Under a life insurance contract, payment must be made to a beneficiary as directed by the terms of the policy. An insured, however, may reserve the right to change the beneficiary under the contract. If the insured elects to change beneficiaries, the second beneficiary will be entitled to death benefits and the first beneficiary’s interest will be terminated. However, the first beneficiary may contest the validity of the change by reason of the insured’s incapacity or the exertion of undue influence.
The capacity required is the same as that required to make a will. Thus, at the time the insured changed beneficiaries, he or she must have had sufficient understanding to comprehend the nature of the transaction, the nature and extent of death benefits, and to whom he desires to give it, without aid of any other person. On the other hand, “undue influence” is usually defined as such overpersuasion, coercion, force, or deception that breaks the will power of the insured, placing it into the hands of another. In determining whether there is evidence of undue influence, a court does not have to find the insured to be of unsound mind. Therefore, one may be unduly influenced while still mentally competent.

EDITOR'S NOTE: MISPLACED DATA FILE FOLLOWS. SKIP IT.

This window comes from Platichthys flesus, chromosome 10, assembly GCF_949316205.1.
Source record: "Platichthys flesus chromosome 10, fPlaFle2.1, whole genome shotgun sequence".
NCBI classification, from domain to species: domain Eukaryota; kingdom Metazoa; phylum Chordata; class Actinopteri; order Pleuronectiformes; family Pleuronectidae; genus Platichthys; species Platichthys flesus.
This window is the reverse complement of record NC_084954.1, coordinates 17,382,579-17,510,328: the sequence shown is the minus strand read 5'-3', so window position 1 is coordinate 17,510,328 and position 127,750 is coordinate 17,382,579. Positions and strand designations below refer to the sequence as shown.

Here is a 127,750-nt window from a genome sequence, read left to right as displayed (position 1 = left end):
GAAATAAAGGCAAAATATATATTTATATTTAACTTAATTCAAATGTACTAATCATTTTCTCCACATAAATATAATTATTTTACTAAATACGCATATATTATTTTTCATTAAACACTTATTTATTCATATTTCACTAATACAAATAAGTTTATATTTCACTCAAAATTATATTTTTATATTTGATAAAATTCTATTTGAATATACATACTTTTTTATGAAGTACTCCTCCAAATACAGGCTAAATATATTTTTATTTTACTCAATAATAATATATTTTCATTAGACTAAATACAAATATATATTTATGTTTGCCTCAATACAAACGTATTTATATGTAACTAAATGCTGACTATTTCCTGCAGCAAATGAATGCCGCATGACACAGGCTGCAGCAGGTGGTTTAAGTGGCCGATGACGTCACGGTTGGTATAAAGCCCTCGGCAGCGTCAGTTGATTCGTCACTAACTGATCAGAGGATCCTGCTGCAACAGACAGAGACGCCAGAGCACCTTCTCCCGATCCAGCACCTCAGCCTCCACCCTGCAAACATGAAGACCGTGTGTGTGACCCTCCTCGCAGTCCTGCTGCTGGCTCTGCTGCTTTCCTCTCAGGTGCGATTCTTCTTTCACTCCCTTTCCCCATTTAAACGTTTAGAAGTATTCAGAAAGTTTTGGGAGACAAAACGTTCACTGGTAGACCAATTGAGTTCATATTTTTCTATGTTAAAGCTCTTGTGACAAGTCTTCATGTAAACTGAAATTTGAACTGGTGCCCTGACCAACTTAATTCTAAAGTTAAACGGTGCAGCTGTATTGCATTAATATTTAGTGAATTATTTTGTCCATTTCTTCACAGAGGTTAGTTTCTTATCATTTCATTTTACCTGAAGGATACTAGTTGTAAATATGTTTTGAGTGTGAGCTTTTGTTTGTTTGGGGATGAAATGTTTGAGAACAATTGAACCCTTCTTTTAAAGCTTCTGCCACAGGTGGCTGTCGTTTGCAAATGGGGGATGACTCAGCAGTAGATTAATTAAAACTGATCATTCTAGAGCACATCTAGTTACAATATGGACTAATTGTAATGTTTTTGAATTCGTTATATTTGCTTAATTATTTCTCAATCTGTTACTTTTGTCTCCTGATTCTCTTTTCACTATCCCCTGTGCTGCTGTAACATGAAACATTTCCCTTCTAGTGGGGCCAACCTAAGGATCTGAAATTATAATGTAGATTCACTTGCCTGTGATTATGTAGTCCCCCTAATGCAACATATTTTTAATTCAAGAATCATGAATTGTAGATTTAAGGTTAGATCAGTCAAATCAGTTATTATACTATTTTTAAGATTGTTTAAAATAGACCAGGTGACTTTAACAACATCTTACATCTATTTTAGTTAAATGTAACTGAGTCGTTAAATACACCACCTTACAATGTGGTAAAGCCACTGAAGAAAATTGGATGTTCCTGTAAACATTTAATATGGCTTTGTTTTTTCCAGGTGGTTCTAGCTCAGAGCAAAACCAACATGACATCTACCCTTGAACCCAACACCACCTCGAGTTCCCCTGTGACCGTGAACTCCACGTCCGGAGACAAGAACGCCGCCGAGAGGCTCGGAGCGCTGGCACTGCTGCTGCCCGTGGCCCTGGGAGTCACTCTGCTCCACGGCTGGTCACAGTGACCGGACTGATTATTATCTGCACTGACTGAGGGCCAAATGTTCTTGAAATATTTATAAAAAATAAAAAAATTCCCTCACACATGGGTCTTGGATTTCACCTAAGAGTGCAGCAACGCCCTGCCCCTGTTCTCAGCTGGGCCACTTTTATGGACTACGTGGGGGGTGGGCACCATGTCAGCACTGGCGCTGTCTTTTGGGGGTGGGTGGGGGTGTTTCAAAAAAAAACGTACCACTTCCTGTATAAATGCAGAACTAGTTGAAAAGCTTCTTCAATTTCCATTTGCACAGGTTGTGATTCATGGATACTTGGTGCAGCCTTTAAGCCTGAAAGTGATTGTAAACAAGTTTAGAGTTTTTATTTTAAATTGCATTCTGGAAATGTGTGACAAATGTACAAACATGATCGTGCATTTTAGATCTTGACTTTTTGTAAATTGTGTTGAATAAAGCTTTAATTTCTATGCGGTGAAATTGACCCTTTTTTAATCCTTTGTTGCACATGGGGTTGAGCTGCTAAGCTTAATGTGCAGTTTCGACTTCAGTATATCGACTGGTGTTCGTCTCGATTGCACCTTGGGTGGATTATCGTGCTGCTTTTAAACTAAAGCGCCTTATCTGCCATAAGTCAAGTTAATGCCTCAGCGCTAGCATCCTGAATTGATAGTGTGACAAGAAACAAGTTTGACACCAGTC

If you have been denied on life insurance or accidental death and dismemberment benefits, you should consult an attorney to hear about your recovery options.